Finally, it is worth noting that identifying these locations may not necessarily be limited to NIBS, but may also be applied in other interventions such as scalp acupuncture (stimulating the area of scalp corresponding to brain regions believed to be involved in disorder pathology using acupuncture needles) and transcutaneous electrical nerve stimulation. Thus, results obtained from this study may facilitate the development of acupuncture and other therapeutic methods for the treatment of ASD.

There are several limitations to our study. First, the excitatory and inhibitory natures of these identified regions are indefinable using methods in this study. For some NIBS techniques like TMS, it is important to know the direction of the stimulation. How to apply and optimize different treatment modalities to target the brain areas identified in our study is beyond the scope of this manuscript. Investigators should consider the characteristics of different tools when attempting to stimulate these areas. Second, we do not know which pipeline is optimal for identifying potential NIBS targets for ASD. Regions identified from pipeline 1 are directly associated with ASD pathophysiology, regions identified from pipeline 2 have the strongest correlation with the ASD network, and regions identified from pipeline 3 correlate with the largest number of ASD ROIs. Understanding the derivative of these locations may help researchers choose target regions during clinical practice. Third, the meta-analysis conducted by Neurosynth is not flawless. Potential errors may occur during automatic extraction and synthesis of fMRI activation coordinates. However, several supporting analyses have been conducted to confirm the validity and sensitivity of Neurosynth-based meta-analysis and may provide evidence for the feasibility of this method. Finally, we applied peak z-scores to create spherical ROIs within these clusters. As a result, each ROI should have a similar size (voxel number), thus avoiding the potential influence of cluster size. Nevertheless, using original clusters as ROIs is also a reasonable method. One potential limitation of using the cluster derived from Neurosynth is that the cluster size may vary when different thresholds are applied.

In conclusion, we identified several potential NIBS targets and their corresponding stimulation locations on the scalp for the treatment of ASD. As ASD displays significant clinical heterogeneity with respect to stimulation sites, a clear link between neurobiological targets and clinical outcome measurements may be a future step toward optimizing NIBS for ASD treatment. Although further testing of these identified targets is needed, these results may help clinicians optimize the application of NIBS therapy in individuals with ASD.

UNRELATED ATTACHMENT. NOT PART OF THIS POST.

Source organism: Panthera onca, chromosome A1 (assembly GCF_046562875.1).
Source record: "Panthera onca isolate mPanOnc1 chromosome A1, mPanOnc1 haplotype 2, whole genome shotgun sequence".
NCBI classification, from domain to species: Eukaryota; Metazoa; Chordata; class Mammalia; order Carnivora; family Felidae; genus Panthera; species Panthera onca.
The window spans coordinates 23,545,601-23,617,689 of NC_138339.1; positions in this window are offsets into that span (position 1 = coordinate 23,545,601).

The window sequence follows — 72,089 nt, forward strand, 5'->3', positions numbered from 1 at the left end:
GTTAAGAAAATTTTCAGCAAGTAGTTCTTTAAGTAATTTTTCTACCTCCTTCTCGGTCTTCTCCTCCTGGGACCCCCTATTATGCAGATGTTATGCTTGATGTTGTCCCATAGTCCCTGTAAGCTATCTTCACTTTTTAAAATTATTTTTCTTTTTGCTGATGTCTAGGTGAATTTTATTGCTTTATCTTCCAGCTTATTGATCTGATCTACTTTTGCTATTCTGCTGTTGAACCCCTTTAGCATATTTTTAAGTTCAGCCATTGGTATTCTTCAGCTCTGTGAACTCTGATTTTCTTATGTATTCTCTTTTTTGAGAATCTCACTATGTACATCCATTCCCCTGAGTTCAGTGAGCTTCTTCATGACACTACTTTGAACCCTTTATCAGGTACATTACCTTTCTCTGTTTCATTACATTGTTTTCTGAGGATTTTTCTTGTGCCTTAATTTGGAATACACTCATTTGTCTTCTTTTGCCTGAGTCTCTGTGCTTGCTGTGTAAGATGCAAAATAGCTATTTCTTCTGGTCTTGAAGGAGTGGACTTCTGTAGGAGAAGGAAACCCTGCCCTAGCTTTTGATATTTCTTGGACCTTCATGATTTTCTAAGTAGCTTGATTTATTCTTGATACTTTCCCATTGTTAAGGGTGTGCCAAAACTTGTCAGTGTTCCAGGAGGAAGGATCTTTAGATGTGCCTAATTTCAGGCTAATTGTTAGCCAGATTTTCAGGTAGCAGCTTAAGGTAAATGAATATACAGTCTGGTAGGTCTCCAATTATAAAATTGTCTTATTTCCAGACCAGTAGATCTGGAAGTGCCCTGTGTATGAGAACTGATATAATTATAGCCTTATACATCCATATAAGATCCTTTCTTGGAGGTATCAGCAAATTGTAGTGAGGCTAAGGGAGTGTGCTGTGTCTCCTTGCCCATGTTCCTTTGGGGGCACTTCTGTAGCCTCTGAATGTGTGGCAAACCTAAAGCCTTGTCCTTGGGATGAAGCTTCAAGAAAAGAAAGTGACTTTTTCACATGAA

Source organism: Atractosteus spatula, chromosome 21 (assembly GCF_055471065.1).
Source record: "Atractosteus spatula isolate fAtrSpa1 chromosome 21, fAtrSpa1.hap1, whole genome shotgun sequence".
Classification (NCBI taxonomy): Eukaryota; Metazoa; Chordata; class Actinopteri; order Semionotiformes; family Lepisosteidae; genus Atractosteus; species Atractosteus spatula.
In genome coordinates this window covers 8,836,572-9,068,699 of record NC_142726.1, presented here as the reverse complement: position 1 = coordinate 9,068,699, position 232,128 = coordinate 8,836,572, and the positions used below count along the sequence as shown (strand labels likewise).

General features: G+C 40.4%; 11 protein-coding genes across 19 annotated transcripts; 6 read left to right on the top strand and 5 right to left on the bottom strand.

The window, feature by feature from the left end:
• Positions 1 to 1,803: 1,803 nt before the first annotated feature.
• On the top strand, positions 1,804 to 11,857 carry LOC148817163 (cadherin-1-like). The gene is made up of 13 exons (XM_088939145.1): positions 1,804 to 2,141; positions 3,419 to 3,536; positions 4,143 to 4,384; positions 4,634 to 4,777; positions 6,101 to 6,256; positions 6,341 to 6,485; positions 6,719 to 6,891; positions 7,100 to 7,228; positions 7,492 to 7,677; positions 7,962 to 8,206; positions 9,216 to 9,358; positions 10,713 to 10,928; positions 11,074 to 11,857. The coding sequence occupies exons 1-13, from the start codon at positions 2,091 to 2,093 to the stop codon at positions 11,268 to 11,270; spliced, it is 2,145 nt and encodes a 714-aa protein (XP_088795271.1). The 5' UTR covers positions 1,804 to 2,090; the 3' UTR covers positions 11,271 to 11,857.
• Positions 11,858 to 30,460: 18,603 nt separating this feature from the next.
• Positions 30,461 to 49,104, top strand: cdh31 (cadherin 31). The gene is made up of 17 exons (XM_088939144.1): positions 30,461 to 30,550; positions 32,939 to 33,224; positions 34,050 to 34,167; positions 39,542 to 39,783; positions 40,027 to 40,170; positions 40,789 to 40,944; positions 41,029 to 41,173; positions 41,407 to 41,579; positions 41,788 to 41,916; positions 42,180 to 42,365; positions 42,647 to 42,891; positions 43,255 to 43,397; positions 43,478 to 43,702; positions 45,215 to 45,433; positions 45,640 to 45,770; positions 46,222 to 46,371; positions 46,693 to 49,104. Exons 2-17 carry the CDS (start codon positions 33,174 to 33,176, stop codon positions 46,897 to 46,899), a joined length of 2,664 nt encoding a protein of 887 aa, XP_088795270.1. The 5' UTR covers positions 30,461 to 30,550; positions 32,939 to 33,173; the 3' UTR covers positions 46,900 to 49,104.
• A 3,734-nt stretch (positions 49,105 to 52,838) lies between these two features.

Data Availability Statement

Publicly available datasets were analyzed in this study. This data can be found at: http://fcon_1000.projects.nitrc.org/indi/abide/abide_II.html.

Ethics Statement

The study used public datasets from 3 centers. Please refer to http://fcon_1000.projects.nitrc.org/indi/abide/abide_II.html for details. Written informed consent to participate in this study was provided by the participants' legal guardian/next of kin.

Author Contributions

YH contributed to data analysis and manuscript preparation. JK conceived the idea, contributed to data analysis and manuscript preparation, BZ contributed to data analysis and manuscript preparation, contributed to study design and manuscript preparation. JC contributed to manuscript revision. SY contributed to data analysis. GW and JP contributed to manuscript preparation.

Conflict of Interest

JK holds equity in a startup company, MNT, and has pending patents to develop new neuromodulation tools.

The remaining authors declare that the research was conducted in the absence of any commercial or financial relationships that could be construed as a potential conflict of interest.

Acknowledgments

YH is supported by Chinese Scholarship Council (201706557085). JK is supported by R01AT008563, R33AT009310, R33AT009341, R34DA046635, and R21AT008707 from NIH.

Supplementary Material

The Supplementary Material for this article can be found online at: https://www.frontiersin.org/articles/10.3389/fpsyt.2020.00388/full#supplementary-material

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Keywords: autism spectrum disorders, meta-analysis, fMRI, noninvasive brain stimulation

Citation: Huang Y, Zhang B, Cao J, Yu S, Wilson G, Park J and Kong J (2020) Potential Locations for Noninvasive Brain Stimulation in Treating Autism Spectrum Disorders—A Functional Connectivity Study. Front. Psychiatry 11:388. doi: 10.3389/fpsyt.2020.00388

Received: 24 January 2020; Accepted: 17 April 2020;
Published: 07 May 2020.

Edited by:

Alireza Mohammadi, Baqiyatallah University of Medical Sciences, Iran

Reviewed by:

Thomas Nickl-Jockschat, University of Iowa, United States
Aarti Nair, University of California, Los Angeles, United States

Copyright © 2020 Huang, Zhang, Cao, Yu, Wilson, Park and Kong. This is an open-access article distributed under the terms of the Creative Commons Attribution License (CC BY). The use, distribution or reproduction in other forums is permitted, provided the original author(s) and the copyright owner(s) are credited and that the original publication in this journal is cited, in accordance with accepted academic practice. No use, distribution or reproduction is permitted which does not comply with these terms.

*Correspondence: Jian Kong, jkong2@mgh.harvard.edu

These authors have contributed equally to this work